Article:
That evening he followed Sadasivan at a distance; when he boarded the bus home, Jaleel too boarded it and bought a full ticket for ten rupees. When Sadasivan got down, he too got down and again followed him at a distance. He noted the house, and went back to the by-roads. He spent time loitering around within the housing colony, and around midnight, when it grew quiet, approached the house. Luckily, he spotted the light in the bedroom. He guessed that Sadasivan was awake. He then made the first call. Then he spotted a Gurkha on night-watch walking up with his stick; the Gurkha demanded of him to identify himself. Jaleel explained to him that he was a visitor from Kerala, looking for one Mr.Sadasivan in House No…….and was trying to locate the house by phoning him. Reassured, the Gurkha left him in peace. He then repeated the calls until Sadasivan answered.

During the entire narration, Jaleel didn’t seem to blink his eyes. They were sort of glassy, but not dull…on the contrary, there was a steady sheen in them. Not a stare…but a kind of fixed look. He was talking as if it was about someone else. He glided from sentence to sentence, with a languor betraying extreme detachment. Yet, there was a plaintive edge to his voice, verging on total desperation. The overriding impression Sadasivan got was of a lethargic withdrawal one wouldn’t expect from a fugitive with adrenaline flooding in his veins.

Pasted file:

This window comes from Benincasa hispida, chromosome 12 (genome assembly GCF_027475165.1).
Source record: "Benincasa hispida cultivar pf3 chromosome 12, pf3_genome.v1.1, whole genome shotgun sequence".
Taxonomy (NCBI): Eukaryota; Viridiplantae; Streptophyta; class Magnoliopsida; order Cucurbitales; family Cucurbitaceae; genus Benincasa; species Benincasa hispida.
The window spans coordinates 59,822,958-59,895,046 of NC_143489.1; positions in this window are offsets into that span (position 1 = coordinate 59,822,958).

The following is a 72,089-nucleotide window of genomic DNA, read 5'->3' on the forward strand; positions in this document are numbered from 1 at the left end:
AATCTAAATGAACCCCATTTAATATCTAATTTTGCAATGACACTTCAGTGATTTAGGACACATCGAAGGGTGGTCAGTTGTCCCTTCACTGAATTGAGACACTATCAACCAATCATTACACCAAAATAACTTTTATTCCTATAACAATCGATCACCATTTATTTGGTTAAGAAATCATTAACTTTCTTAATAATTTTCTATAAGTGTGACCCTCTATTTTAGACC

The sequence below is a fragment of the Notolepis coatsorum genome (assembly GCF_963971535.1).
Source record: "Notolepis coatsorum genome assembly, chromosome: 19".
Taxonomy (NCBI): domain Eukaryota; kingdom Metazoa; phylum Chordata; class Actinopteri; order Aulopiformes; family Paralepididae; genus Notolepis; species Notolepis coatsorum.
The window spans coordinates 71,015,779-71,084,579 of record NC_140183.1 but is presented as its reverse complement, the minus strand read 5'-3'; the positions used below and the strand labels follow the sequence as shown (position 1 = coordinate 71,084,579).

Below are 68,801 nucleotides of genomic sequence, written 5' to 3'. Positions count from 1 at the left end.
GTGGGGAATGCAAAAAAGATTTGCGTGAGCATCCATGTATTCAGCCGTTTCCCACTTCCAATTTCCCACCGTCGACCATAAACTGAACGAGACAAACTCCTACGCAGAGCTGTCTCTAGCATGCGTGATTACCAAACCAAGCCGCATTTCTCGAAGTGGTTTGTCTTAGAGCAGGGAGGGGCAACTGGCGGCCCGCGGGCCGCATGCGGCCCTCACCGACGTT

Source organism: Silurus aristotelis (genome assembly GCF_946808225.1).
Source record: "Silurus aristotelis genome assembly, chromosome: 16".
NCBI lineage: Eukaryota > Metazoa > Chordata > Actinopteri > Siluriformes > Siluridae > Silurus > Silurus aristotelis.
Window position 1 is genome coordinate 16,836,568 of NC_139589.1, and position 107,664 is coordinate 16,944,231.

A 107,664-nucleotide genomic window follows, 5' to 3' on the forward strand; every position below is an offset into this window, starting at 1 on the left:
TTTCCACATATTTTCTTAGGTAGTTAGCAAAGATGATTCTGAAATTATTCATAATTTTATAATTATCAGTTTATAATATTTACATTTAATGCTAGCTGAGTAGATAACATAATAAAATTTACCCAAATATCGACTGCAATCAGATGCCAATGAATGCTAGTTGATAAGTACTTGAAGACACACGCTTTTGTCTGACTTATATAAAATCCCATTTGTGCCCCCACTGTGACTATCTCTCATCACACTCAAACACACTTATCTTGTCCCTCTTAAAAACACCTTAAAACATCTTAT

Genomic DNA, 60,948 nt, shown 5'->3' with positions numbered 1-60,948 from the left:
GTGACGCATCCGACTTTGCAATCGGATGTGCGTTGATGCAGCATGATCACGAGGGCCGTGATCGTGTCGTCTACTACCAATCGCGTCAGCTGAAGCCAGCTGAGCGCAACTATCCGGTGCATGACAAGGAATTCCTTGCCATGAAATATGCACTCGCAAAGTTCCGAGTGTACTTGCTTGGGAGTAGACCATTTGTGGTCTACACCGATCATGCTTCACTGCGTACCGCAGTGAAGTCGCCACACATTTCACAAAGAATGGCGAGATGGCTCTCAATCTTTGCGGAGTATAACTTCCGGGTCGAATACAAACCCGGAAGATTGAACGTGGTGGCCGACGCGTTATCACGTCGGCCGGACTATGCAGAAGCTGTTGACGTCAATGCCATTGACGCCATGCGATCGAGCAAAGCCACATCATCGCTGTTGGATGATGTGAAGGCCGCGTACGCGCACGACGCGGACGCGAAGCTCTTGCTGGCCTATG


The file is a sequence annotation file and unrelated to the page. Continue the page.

“Won’t the police catch up with you eventually?”

“No; I am in heaven.”

Sadasivan was puzzled. What did the boy mean?

“What? Are you planning to commit suicide in my house?”

“No; don’t you see that I am a dead person already?”